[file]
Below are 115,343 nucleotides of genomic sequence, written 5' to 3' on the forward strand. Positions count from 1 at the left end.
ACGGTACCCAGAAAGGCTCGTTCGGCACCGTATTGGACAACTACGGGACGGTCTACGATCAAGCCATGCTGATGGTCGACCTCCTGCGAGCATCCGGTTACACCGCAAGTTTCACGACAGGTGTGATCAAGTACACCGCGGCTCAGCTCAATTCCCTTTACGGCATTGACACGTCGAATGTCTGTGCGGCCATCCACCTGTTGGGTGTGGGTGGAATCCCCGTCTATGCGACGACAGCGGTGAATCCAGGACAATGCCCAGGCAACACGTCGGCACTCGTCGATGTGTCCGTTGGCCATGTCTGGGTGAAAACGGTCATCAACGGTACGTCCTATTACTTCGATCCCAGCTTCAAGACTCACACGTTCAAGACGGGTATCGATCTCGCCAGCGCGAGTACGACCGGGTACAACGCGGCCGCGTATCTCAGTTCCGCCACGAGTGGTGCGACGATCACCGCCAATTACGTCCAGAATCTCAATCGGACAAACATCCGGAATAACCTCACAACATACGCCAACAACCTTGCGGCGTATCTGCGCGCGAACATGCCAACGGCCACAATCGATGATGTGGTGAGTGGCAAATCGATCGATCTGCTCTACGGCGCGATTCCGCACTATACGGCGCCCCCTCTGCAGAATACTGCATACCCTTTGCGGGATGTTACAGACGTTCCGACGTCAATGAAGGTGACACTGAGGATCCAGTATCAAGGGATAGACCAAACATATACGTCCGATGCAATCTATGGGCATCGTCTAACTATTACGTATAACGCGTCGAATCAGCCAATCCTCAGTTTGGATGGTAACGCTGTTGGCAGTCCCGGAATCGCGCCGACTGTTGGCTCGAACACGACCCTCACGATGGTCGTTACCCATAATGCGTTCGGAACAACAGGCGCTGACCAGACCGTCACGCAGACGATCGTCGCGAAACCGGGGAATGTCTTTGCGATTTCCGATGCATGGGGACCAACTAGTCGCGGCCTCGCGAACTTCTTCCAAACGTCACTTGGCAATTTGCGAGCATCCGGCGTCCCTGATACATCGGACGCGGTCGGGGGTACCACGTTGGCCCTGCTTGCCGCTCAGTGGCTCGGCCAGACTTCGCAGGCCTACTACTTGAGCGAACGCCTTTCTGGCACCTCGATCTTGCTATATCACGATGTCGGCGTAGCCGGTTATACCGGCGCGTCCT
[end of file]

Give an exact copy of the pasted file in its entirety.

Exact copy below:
Below are 115,343 nucleotides of genomic sequence, written 5' to 3' on the forward strand. Positions count from 1 at the left end.
ACGGTACCCAGAAAGGCTCGTTCGGCACCGTATTGGACAACTACGGGACGGTCTACGATCAAGCCATGCTGATGGTCGACCTCCTGCGAGCATCCGGTTACACCGCAAGTTTCACGACAGGTGTGATCAAGTACACCGCGGCTCAGCTCAATTCCCTTTACGGCATTGACACGTCGAATGTCTGTGCGGCCATCCACCTGTTGGGTGTGGGTGGAATCCCCGTCTATGCGACGACAGCGGTGAATCCAGGACAATGCCCAGGCAACACGTCGGCACTCGTCGATGTGTCCGTTGGCCATGTCTGGGTGAAAACGGTCATCAACGGTACGTCCTATTACTTCGATCCCAGCTTCAAGACTCACACGTTCAAGACGGGTATCGATCTCGCCAGCGCGAGTACGACCGGGTACAACGCGGCCGCGTATCTCAGTTCCGCCACGAGTGGTGCGACGATCACCGCCAATTACGTCCAGAATCTCAATCGGACAAACATCCGGAATAACCTCACAACATACGCCAACAACCTTGCGGCGTATCTGCGCGCGAACATGCCAACGGCCACAATCGATGATGTGGTGAGTGGCAAATCGATCGATCTGCTCTACGGCGCGATTCCGCACTATACGGCGCCCCCTCTGCAGAATACTGCATACCCTTTGCGGGATGTTACAGACGTTCCGACGTCAATGAAGGTGACACTGAGGATCCAGTATCAAGGGATAGACCAAACATATACGTCCGATGCAATCTATGGGCATCGTCTAACTATTACGTATAACGCGTCGAATCAGCCAATCCTCAGTTTGGATGGTAACGCTGTTGGCAGTCCCGGAATCGCGCCGACTGTTGGCTCGAACACGACCCTCACGATGGTCGTTACCCATAATGCGTTCGGAACAACAGGCGCTGACCAGACCGTCACGCAGACGATCGTCGCGAAACCGGGGAATGTCTTTGCGATTTCCGATGCATGGGGACCAACTAGTCGCGGCCTCGCGAACTTCTTCCAAACGTCACTTGGCAATTTGCGAGCATCCGGCGTCCCTGATACATCGGACGCGGTCGGGGGTACCACGTTGGCCCTGCTTGCCGCTCAGTGGCTCGGCCAGACTTCGCAGGCCTACTACTTGAGCGAACGCCTTTCTGGCACCTCGATCTTGCTATATCACGATGTCGGCGTAGCCGGTTATACCGGCGCGTCCT